Uniability hat heute eine Rückmeldung zum Sondierungsverfahren der Europäischen Kommission zur Einführung des Europäischen Behindertenausweises übermittelt:
Students and teachers with disabilities are among the most underrepresented groups in ERASMUS+ and other mobility programs. Although the mobility programs often offer extensive financial support to compensate for disability-related additional expenses, problems often arise in accessing services in the destination country – such as personal assistance – because the responsible organizations restrict their services to holders of disability certificates from their own country. A period of residence of several months or years in the respective country is usually required to obtain these documents. Furthermore, the regulations regarding which impairment at a university qualifies for the use of services and compensation for disadvantages also differ from country to country and are dependent on proof from one’s own country, so that disadvantages for incoming students can also arise here – especially in the case of invisible disabilities. These hurdles often prevent persons with disabilities from participating in mobility programs or limit their choices to a few locations in the European Higher Education Area and mean a clear disadvantage compared to students and teachers without disabilities.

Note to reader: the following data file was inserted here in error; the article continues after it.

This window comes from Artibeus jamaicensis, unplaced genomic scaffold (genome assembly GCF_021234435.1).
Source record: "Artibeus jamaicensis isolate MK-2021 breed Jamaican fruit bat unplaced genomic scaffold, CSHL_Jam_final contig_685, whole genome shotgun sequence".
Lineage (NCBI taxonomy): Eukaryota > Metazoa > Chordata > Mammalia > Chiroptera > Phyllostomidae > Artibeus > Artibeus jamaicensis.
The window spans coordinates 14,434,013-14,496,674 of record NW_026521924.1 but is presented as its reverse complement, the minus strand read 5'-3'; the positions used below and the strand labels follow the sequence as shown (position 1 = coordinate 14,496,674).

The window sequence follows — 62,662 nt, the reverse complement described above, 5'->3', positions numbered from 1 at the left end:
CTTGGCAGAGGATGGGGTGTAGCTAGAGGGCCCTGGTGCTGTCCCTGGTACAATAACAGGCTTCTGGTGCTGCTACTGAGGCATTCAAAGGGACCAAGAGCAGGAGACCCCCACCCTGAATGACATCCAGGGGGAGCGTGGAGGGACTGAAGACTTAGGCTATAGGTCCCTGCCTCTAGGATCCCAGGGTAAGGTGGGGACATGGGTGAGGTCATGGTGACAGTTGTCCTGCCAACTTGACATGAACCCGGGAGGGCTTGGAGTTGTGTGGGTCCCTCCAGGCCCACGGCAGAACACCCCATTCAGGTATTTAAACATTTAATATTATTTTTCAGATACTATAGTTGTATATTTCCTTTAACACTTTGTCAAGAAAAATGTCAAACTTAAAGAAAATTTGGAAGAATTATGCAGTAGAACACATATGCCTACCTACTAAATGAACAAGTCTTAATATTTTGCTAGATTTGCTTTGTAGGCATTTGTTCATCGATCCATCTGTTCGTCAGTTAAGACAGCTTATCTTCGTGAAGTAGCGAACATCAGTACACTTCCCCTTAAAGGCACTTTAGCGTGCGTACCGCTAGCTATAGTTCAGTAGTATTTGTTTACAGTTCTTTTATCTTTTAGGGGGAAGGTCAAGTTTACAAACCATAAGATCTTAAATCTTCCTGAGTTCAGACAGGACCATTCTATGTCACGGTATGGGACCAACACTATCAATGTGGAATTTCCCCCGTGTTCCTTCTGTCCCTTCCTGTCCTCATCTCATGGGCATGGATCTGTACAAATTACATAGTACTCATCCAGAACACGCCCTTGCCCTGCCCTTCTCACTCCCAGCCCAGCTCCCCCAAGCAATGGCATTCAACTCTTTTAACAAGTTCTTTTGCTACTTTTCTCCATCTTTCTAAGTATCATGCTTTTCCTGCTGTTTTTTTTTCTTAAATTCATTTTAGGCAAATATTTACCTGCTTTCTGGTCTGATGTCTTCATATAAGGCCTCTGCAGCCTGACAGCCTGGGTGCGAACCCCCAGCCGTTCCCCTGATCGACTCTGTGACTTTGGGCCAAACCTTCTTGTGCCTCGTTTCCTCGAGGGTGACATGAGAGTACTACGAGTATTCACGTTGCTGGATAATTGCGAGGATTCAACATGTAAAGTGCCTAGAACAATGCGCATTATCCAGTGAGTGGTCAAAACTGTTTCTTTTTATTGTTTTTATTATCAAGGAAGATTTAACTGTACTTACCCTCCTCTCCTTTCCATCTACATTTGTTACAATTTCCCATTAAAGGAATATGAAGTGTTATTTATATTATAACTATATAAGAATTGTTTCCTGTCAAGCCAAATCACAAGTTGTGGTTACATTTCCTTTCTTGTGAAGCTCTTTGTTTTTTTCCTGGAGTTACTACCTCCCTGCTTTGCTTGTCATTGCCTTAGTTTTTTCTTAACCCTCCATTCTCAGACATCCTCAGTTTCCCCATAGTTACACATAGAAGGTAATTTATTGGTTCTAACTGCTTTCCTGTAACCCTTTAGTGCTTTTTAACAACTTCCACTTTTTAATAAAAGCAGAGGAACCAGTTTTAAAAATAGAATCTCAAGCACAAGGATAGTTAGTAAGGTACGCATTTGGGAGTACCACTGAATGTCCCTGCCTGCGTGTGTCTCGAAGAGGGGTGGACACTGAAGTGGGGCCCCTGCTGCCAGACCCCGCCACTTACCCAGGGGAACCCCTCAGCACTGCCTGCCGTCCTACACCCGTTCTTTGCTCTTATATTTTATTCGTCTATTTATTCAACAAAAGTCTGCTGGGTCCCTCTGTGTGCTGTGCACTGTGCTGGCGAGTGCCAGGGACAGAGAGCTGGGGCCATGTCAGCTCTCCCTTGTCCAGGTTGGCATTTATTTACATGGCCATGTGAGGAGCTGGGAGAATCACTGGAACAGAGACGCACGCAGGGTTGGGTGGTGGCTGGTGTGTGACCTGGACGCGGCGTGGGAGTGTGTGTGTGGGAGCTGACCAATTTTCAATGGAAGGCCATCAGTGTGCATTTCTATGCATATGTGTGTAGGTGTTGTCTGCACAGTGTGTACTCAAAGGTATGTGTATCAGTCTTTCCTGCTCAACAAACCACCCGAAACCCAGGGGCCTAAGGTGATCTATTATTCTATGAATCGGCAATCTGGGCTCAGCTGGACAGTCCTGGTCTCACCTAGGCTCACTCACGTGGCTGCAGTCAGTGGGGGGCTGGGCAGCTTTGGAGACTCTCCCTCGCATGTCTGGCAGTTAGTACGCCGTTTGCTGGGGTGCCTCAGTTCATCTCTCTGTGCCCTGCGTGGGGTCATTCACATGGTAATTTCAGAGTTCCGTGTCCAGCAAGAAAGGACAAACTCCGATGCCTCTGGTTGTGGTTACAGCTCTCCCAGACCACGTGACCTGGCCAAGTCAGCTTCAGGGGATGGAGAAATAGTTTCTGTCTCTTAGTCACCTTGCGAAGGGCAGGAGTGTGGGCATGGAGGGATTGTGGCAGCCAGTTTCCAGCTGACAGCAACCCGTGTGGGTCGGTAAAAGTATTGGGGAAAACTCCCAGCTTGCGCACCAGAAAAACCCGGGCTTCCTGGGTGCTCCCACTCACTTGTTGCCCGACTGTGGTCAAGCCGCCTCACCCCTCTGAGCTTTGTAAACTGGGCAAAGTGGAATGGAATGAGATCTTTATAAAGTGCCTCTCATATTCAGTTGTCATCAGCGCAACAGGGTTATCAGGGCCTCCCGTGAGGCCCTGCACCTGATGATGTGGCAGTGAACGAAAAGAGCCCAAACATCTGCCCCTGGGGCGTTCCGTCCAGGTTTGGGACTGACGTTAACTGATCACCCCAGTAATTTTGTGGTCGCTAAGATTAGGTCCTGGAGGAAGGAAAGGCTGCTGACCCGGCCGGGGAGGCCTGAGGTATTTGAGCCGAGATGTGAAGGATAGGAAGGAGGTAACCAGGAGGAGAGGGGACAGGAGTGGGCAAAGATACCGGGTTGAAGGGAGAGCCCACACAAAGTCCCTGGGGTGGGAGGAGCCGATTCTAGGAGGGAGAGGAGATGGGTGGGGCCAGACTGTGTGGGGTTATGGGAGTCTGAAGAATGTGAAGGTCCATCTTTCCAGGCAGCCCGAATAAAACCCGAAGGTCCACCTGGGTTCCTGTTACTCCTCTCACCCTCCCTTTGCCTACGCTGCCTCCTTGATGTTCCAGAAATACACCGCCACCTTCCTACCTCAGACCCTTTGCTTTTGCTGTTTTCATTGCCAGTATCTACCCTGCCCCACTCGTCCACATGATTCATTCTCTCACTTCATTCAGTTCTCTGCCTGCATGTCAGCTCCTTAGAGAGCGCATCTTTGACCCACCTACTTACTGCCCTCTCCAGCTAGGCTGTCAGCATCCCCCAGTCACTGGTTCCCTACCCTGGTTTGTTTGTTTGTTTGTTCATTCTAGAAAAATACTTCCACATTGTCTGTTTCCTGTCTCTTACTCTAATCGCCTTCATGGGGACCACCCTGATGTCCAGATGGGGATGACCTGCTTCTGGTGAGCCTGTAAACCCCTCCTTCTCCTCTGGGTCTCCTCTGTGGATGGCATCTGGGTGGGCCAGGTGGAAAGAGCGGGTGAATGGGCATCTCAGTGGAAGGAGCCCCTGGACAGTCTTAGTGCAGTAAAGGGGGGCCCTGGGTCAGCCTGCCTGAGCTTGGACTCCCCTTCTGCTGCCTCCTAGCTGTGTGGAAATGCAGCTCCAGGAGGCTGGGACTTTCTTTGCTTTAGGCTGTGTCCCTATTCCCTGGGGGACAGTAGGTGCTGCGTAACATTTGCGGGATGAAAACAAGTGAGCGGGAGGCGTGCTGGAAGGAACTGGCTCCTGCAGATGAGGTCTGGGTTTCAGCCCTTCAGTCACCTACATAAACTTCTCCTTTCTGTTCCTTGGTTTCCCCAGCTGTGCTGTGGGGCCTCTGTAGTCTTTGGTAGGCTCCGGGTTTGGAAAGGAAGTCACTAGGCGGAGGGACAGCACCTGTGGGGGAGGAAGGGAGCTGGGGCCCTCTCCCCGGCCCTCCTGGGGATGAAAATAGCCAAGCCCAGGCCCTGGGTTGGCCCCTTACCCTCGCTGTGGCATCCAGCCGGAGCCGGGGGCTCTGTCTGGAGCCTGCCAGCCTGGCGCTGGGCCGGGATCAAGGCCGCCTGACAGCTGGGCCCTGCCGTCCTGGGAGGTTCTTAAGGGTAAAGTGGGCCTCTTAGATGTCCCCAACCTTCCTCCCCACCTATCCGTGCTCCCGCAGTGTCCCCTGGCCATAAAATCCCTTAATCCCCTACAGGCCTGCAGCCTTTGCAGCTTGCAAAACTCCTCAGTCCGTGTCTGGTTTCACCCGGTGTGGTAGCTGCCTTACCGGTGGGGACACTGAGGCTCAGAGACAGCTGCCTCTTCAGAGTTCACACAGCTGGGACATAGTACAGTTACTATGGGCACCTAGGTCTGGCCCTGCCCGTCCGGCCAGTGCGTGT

The European disability card would significantly improve equal opportunities for persons with disabilities in their studies as well as regarding academic careers, for which international experience is usually a prerequisite.